- Use paper to draw out options, ideas, and consequences for your client. For instance, if there are three courses of action, make three columns and chart out likely outcomes to help the client evaluate choices.
- Use symbols such as arrows, shapes, and simple drawings to diagram ideas or sequences of events.
- Use different colored pens in diagrams, outlines, lists, calendars and timelines to more clearly illustrate information.
- Have your client take notes, draw diagrams, and use calendars as a physical representation and reminder of his plans.
- Have an agenda and review it with your client. If possible, solicit input from the client before the conference/meeting. Let the client add to or change the agenda, and provide the client a copy and a pen so he can take notes and actively follow along. With young children and early or nonreaders, provide an agenda as well and guide them through it as you move from item to item. You can always use symbols or short words the child client understands to make it meaningful.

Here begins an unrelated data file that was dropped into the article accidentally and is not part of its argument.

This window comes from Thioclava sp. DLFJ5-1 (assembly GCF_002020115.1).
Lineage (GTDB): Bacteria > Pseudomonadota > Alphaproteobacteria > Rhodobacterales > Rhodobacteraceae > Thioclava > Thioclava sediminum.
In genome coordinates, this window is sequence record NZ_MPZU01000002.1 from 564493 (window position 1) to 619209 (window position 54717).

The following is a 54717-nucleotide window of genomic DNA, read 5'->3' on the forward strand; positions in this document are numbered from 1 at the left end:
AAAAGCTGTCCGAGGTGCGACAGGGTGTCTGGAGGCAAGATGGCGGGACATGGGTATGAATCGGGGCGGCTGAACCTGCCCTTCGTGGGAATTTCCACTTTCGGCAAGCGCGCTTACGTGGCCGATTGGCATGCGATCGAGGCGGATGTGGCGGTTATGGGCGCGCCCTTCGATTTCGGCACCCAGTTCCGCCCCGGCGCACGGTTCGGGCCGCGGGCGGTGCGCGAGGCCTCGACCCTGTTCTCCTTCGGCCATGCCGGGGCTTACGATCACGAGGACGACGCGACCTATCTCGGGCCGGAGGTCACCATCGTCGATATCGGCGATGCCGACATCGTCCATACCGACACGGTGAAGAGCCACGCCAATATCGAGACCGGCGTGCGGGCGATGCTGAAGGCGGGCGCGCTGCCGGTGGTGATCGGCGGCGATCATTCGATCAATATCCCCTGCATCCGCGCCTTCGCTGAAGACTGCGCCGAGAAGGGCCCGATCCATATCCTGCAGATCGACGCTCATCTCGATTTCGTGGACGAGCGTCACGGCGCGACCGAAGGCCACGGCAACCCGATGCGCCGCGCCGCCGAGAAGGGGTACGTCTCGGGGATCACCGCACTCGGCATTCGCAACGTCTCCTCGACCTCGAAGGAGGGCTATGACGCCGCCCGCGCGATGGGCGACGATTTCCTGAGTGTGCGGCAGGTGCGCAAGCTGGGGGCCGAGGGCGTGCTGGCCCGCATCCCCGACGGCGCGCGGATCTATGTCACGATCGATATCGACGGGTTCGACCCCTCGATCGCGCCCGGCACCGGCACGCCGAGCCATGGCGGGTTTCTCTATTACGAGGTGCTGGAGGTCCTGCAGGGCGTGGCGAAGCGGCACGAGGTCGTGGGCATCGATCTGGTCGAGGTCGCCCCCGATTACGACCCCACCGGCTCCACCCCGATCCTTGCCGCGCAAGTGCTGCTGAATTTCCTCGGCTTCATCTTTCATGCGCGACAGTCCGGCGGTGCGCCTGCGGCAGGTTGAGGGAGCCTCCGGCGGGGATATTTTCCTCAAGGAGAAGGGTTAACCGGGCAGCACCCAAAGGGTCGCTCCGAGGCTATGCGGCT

Use social scripting.
Social scripting teaches clients "scripts" for legal situations, including what will happen during a given court appearance. Social scripting involves reviewing such proceedings with your client with special attention to what he will say and do during the course of the proceeding. In the same way that a lawyer might moot a big oral argument in front of colleagues, it is helpful for the child to run through potential questions and issues as a way to prepare.